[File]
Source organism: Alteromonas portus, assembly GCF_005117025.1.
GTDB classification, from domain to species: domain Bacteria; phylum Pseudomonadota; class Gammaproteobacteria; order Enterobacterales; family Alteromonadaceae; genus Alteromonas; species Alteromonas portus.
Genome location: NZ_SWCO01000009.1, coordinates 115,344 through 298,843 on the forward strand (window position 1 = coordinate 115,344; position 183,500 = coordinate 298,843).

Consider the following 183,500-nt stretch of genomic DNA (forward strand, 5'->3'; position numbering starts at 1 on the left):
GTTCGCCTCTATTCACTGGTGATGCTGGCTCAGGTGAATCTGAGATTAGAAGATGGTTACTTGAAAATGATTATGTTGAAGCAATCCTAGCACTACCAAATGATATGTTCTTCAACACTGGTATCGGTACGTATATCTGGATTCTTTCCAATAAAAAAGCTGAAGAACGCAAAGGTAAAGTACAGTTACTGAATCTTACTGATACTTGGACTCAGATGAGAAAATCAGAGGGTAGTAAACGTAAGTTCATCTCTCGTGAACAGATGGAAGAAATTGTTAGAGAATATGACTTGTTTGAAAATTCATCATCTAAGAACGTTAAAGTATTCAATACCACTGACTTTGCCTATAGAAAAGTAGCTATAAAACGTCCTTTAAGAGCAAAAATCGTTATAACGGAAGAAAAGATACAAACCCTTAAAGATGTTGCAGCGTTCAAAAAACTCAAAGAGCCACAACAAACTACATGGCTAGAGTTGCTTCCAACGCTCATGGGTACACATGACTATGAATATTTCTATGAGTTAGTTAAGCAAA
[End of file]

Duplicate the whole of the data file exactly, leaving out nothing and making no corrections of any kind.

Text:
Source organism: Alteromonas portus, assembly GCF_005117025.1.
GTDB classification, from domain to species: domain Bacteria; phylum Pseudomonadota; class Gammaproteobacteria; order Enterobacterales; family Alteromonadaceae; genus Alteromonas; species Alteromonas portus.
Genome location: NZ_SWCO01000009.1, coordinates 115,344 through 298,843 on the forward strand (window position 1 = coordinate 115,344; position 183,500 = coordinate 298,843).

Consider the following 183,500-nt stretch of genomic DNA (forward strand, 5'->3'; position numbering starts at 1 on the left):
GTTCGCCTCTATTCACTGGTGATGCTGGCTCAGGTGAATCTGAGATTAGAAGATGGTTACTTGAAAATGATTATGTTGAAGCAATCCTAGCACTACCAAATGATATGTTCTTCAACACTGGTATCGGTACGTATATCTGGATTCTTTCCAATAAAAAAGCTGAAGAACGCAAAGGTAAAGTACAGTTACTGAATCTTACTGATACTTGGACTCAGATGAGAAAATCAGAGGGTAGTAAACGTAAGTTCATCTCTCGTGAACAGATGGAAGAAATTGTTAGAGAATATGACTTGTTTGAAAATTCATCATCTAAGAACGTTAAAGTATTCAATACCACTGACTTTGCCTATAGAAAAGTAGCTATAAAACGTCCTTTAAGAGCAAAAATCGTTATAACGGAAGAAAAGATACAAACCCTTAAAGATGTTGCAGCGTTCAAAAAACTCAAAGAGCCACAACAAACTACATGGCTAGAGTTGCTTCCAACGCTCATGGGTACACATGACTATGAATATTTCTATGAGTTAGTTAAGCAAA